The Source of Moral Worth
It's a mistake to think that entities have moral worth because of consciousness.
I’m Tim Gorichanaz, and this is Ports, a newsletter about design and ethics. You’ll find this week’s article below, followed by Ports of Call, links to things I’ve been reading and pondering this week.
Is it just me, or are a lot of people talking about consciousness lately? Now, I’ve long been interested in the topic, so I’ve had a habit of seeking it out. But now it seems like it’s coming to me on its own, floating all around.
Assuming it’s not just my impression, the ongoing developments in AI are surely one impetus for this. Plucking a few recent headlines at random: “AI Creators Must Study Consciousness, Experts Warn,” says the BBC. “Why Conscious AI Is a Bad, Bad Idea,” says Nautilus.
There are many reasons to be interested in consciousness with respect to AI, but one I see coming up again and again in these articles is the topic of moral worth.The widely-parroted thesis goes: Given that AI is advancing so quickly, it’s only a matter of time before its intelligence and consciousness reach parity with humans, and therefore also human-level moral worth.
I wrote last week that I’m suspicious of the “it’s only a matter of time” kind of rhetoric. But today I want to look at another part of this: the obsession with humans as the benchmark, particularly that humans are the gold standard for moral worth.
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AI is typically defined as a machine that can perform tasks that typically require human-level intelligence. Some authors have distinguished between “narrow” AI, which performs a particular task at human level, and “general” AI (or AGI), which performs any task at human level.
This sounds fine if you don’t look too close. But soon it becomes obvious that we often want our computers to do things far beyond human level. A calculator would be useless if it could only crunch numbers at the level of even the most numerate savant. Empirically, we also expect our machines to work beyond human level. Consider that there are 40,000 automobile-related deaths in the United States each year, but it just takes one death caused by an autonomous vehicle to shut down the whole operation.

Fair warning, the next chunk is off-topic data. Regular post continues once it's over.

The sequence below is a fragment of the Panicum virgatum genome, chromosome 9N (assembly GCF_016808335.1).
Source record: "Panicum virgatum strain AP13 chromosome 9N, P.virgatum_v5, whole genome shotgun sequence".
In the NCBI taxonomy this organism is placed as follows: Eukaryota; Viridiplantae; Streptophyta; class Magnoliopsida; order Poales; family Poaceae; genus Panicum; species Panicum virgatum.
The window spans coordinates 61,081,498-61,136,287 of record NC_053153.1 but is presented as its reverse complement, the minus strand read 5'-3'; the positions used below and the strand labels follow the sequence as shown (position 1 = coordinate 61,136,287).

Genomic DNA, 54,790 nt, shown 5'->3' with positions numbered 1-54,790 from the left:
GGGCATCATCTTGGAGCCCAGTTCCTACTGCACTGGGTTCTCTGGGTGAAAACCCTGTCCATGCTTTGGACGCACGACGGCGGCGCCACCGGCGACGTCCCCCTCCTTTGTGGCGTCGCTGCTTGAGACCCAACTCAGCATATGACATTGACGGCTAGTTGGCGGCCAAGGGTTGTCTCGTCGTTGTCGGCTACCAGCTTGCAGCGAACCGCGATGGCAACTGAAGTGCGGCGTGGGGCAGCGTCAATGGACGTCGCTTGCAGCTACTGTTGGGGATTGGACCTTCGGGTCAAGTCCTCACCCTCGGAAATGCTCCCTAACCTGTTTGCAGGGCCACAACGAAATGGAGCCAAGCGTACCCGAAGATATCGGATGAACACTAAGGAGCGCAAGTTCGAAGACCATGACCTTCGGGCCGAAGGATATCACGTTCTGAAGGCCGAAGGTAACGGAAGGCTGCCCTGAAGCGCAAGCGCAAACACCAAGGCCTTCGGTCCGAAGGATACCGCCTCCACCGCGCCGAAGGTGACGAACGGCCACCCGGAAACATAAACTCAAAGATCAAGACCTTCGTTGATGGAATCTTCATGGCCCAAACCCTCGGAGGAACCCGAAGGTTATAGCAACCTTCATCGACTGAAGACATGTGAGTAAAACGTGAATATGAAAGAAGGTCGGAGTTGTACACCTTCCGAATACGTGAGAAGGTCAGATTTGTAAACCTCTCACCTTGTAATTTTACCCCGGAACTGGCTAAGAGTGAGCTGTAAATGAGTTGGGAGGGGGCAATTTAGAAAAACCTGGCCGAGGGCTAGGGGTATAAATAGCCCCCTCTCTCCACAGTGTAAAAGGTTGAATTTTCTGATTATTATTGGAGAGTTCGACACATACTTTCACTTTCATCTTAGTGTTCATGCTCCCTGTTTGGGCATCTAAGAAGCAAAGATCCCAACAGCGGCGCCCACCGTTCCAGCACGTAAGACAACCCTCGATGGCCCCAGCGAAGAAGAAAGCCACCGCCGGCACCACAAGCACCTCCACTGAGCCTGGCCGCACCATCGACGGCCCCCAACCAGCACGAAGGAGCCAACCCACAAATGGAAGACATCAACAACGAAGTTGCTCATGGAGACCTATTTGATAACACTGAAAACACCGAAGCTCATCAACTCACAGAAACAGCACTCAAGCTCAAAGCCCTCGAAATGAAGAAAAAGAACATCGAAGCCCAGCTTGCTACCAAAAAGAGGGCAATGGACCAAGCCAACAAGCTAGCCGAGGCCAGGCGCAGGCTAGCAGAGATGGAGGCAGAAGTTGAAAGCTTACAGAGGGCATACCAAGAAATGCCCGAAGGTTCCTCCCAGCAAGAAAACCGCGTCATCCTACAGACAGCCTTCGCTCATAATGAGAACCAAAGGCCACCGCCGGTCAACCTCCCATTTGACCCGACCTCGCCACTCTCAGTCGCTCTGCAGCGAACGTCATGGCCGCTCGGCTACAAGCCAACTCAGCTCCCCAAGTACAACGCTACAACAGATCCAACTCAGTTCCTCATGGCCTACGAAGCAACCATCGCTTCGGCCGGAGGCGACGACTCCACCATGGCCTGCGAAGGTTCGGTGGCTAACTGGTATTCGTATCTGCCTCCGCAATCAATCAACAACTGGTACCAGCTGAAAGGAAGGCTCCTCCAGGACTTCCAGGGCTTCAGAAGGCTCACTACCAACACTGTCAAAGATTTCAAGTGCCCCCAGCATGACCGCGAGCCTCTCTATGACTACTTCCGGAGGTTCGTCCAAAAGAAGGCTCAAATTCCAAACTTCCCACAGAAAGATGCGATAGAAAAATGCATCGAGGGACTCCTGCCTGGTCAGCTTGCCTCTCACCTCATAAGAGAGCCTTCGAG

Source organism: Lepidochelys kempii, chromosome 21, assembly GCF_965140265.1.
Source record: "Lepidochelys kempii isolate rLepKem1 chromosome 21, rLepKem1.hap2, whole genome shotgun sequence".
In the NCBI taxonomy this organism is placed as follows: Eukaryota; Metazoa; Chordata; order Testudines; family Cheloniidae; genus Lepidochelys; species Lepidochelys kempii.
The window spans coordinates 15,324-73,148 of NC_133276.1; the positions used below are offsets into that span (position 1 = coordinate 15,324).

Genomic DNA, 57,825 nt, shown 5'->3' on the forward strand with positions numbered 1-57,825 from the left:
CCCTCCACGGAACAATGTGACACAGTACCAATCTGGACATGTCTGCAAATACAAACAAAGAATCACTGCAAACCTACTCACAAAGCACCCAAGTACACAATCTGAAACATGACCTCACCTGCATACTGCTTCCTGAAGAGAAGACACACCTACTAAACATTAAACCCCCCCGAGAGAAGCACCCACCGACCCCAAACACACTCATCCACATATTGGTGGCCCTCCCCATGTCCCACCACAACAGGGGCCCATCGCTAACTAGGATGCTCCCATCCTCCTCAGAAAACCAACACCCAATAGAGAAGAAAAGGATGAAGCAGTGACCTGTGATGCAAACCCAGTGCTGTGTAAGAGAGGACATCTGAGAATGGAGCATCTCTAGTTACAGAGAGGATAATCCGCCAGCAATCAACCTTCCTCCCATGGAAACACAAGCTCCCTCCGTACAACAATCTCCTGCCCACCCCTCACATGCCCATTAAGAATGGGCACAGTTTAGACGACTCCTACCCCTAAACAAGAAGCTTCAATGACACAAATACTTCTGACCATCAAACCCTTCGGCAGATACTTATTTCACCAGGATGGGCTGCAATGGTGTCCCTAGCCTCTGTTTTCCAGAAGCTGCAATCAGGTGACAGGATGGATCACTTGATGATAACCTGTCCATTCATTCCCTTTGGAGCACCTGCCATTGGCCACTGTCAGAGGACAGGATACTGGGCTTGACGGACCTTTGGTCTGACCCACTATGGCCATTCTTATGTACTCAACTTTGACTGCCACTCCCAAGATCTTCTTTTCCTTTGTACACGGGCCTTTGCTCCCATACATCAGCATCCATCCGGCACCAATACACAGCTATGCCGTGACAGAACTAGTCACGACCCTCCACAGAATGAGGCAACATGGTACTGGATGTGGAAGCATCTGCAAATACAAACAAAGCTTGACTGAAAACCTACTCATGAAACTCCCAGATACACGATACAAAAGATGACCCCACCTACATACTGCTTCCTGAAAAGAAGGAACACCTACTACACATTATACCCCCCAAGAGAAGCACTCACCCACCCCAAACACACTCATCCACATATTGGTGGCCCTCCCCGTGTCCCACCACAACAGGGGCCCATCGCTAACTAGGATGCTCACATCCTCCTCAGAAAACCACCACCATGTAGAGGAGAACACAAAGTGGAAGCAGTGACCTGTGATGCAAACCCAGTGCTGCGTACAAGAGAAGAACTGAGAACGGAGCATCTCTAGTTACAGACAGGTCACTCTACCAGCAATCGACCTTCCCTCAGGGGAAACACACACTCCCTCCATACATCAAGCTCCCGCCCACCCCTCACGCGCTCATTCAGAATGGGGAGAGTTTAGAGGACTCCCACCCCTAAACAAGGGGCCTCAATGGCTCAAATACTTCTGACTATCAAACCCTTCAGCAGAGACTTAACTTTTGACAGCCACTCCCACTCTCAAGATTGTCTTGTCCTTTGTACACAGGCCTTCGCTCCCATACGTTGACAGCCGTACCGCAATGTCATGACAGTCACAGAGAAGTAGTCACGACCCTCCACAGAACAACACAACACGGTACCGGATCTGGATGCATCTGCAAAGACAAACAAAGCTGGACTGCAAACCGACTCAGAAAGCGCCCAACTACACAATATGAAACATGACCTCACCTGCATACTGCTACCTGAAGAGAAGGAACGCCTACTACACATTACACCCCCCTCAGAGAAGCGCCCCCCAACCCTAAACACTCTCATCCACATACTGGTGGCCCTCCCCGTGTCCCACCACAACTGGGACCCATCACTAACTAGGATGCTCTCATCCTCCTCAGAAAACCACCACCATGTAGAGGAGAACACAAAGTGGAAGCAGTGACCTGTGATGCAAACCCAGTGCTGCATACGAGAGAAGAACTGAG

Besides measuring what counts as intelligence in AI, many also consider humans as the yardstick for moral worth. It’s understandable. Morality is about getting along in life, and we are humans, after all, so we’re most interested in how humans can get along. This is usually where consciousness enters the picture.
An example of this kind of thinking comes from Emily Bender, a famed AI ethics researcher. A New York magazine article from March quotes a talk from Bender called “Resisting Dehumanization in the Age of AI.” In the talk, she pointed out how recent conversations about AI both overestimate AI and underestimate humans. In response to an audience question, Bender said, “I think that there is a certain moral respect accorded to anyone who’s human by virtue of being human.” That audience member pushed back, pointing out that at least some humans don’t seem to deserve moral respect, and at least some non-human entities do.
At the back of everyone’s mind: If that’s the case, do large language models such as GPT deserve moral respect?
Where Moral Worth Comes From
Consonantly, we’ve started seeing more calls for AI rights. Again, the logic goes: If AI’s aren’t already conscious, they will be soon, and we need to establish legal frameworks to support their rights.
One voice in this chorus is sociologist Jacy Anthis, who recently wrote a number of op-eds such as “We Need an AI Rights Movement,” published in The Hill. Reading Anthis’ arguments, it’s clear that, in his view, the basis for according moral worth to an entity is consciousness. The name of the institute he co-founded, the Sentience Institute, also suggests as much.
It’s another one of those things that sounds fine if you don’t think about it too much. When it comes to moral rights, a big issue we’re worried about is pain, and it seems to be the case that something can only feel pain if it’s conscious. It’s this sort of logic that pervades the animal rights movement—it’s why we think killing a dog is awful but killing a fly is whatever. Flies can’t feel pain.
But focusing on consciousness here is a red herring—it’s a mistake.
Don’t get me wrong: I agree that large language models have moral worth. I’ve written before that they are a technology for cultural transmission. But consciousness isn’t the source of moral worth. (And we can be grateful for that, because it means we can sidestep impossible questions such as when precisely in the development of a fetus consciousness begins—that is not relevant to considerations of moral worth.)